More surprising than what Helen Keller did is what she’s not famous for, most notable among these:
…that Helen Keller was a radical socialist. She joined the Socialist party of Massachusetts in 1909…After the Russian Revolution, she sang the praises of the new communist nation…Through research she learned that blindness was not distributed randomly throughout the population but was concentrated in the lower class…[furthermore] Keller’s research was not just book learning: “I have visited sweatshops, factories, crowded slums. If I could not see it, I could smell it.” (Loewen 21-22)
It would be rhetorical of me to ask you why we don’t know this of Helen Keller when it is very plain to see that her accomplishments, though great and many, do not fall in line with traditional “free societal” values, specifically, democracy. Perhaps this is why we pay her lip service but discredit her life’s work by omitting it.
The interesting thing about omitting facts which aren’t supportive of “free society” ideologies is that those are the only consistencies between differing school districts in the U.S. The provocative thing about which is that “unlike virtually every other industrialized country, the United States has no national curriculum and no agency that services the development of classroom materials. Each of the nation’s 15,367 school districts is a kingdom unto itself…with the power to decide what its students will be taught.” (Kantrowitz and Wingert 59) This means that twin girls going to different schools in different school districts learn from two different curricula.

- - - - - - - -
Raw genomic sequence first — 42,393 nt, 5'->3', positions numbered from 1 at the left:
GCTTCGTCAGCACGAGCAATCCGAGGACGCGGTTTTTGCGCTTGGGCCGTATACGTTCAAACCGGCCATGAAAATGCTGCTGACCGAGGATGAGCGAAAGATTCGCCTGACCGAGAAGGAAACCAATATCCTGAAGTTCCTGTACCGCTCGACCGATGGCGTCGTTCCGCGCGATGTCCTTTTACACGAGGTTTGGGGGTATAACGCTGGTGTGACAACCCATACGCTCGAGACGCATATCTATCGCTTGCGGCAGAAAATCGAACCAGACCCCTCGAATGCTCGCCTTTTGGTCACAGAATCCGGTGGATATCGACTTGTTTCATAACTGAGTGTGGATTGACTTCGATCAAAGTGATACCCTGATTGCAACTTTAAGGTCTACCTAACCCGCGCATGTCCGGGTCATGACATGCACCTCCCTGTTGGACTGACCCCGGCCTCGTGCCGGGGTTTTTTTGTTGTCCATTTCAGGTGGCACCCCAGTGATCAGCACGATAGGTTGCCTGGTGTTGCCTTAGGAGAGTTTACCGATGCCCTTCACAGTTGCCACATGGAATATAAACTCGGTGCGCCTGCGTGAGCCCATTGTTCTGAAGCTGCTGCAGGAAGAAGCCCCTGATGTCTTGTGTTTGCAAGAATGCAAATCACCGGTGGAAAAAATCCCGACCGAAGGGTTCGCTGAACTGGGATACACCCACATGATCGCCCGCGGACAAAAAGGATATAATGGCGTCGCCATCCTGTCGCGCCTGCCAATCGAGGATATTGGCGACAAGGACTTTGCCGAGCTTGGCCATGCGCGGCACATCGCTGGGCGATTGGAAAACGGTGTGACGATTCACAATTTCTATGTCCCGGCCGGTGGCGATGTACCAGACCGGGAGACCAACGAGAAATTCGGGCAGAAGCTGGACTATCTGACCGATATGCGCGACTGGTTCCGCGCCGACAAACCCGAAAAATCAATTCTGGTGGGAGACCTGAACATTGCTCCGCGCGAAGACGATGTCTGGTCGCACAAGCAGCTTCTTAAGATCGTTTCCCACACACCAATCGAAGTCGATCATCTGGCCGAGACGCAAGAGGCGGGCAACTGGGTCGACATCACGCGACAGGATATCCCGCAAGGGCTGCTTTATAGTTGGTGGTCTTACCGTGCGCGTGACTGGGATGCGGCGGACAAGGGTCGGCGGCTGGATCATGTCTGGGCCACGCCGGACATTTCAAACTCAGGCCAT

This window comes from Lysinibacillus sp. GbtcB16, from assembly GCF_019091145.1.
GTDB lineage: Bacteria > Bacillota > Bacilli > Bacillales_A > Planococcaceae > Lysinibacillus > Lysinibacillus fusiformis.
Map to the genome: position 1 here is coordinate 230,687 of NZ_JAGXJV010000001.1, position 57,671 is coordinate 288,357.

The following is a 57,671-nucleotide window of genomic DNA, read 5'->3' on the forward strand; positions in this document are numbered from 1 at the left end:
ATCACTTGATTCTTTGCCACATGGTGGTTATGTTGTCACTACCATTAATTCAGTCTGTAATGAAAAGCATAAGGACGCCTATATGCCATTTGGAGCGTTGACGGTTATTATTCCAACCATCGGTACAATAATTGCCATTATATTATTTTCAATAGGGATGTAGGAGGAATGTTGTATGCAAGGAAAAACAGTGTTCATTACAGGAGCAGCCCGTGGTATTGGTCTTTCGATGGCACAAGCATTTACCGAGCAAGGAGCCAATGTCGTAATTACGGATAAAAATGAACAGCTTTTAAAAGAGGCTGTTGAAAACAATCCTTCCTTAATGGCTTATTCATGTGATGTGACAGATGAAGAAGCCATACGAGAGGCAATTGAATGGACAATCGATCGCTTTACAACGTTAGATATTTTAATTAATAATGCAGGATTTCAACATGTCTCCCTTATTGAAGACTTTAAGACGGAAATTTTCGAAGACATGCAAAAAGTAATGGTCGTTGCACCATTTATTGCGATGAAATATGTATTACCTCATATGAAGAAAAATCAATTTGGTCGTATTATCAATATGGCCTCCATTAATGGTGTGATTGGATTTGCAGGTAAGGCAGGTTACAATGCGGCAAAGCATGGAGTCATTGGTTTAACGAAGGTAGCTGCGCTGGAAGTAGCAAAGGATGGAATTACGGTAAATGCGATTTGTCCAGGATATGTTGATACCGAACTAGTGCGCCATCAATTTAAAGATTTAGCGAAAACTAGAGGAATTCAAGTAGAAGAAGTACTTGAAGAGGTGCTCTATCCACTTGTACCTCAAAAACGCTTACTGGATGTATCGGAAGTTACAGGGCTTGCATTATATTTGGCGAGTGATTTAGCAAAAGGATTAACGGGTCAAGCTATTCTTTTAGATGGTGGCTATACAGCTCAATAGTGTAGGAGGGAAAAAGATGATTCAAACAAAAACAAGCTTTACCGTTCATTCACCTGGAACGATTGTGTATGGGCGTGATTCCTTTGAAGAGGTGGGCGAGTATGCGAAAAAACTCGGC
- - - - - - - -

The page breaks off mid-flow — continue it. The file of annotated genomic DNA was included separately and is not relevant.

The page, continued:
The inequalities only increase from here. Suppose those two girls attended two different school districts where the property values were also different. This now means that not only are they learning from two different curricula but that one of these curricula is better funded than the other. This is because our American “schools receive funds from three governmental sources – about 10 percent from the federal government, and depending on the allocation within each state, about 40 percent from the state, and 50 percent from property taxes in each district within the state.” (Eitzen and Zinn 472) The long and short of which is that the rich stay rich and the poor stay poor. By funding schools through property taxes we ensure that the price of an education between a rich neighborhood and a poor one is as different as night and day. “In New York City, per pupil spending of $10,500 is half the $21,000 per student in the Long Island suburb of Manhasset.” (Kozol 23-24) Therefore, children attending nice schools in affluent neighborhoods have better chances of going to expensive universities. Not only that, but they are also the only ones who have parents which can afford such schools.
So, unless I’m part of the affluent rich upper white class, I honestly can’t see why we should have public schooling at all. Nor can I see that these purposes fulfill their aims. The schools don’t allow the students to criticize anything, except for what is presented to them formally in a class. The schools don’t teach the whole truth except for when it serves their traditional free societal values and perspectives. The schools are largely supported by property taxes which further ensure the lines of stratification are not crossed. The schools just don’t work. Albeit that this is simply my opinion, if the purposes of public education are to inform without prejudice, educate without bias, and be paid for with tax dollars fairly, then they only do half the job, and a half assed job in any school only ensures an “F”.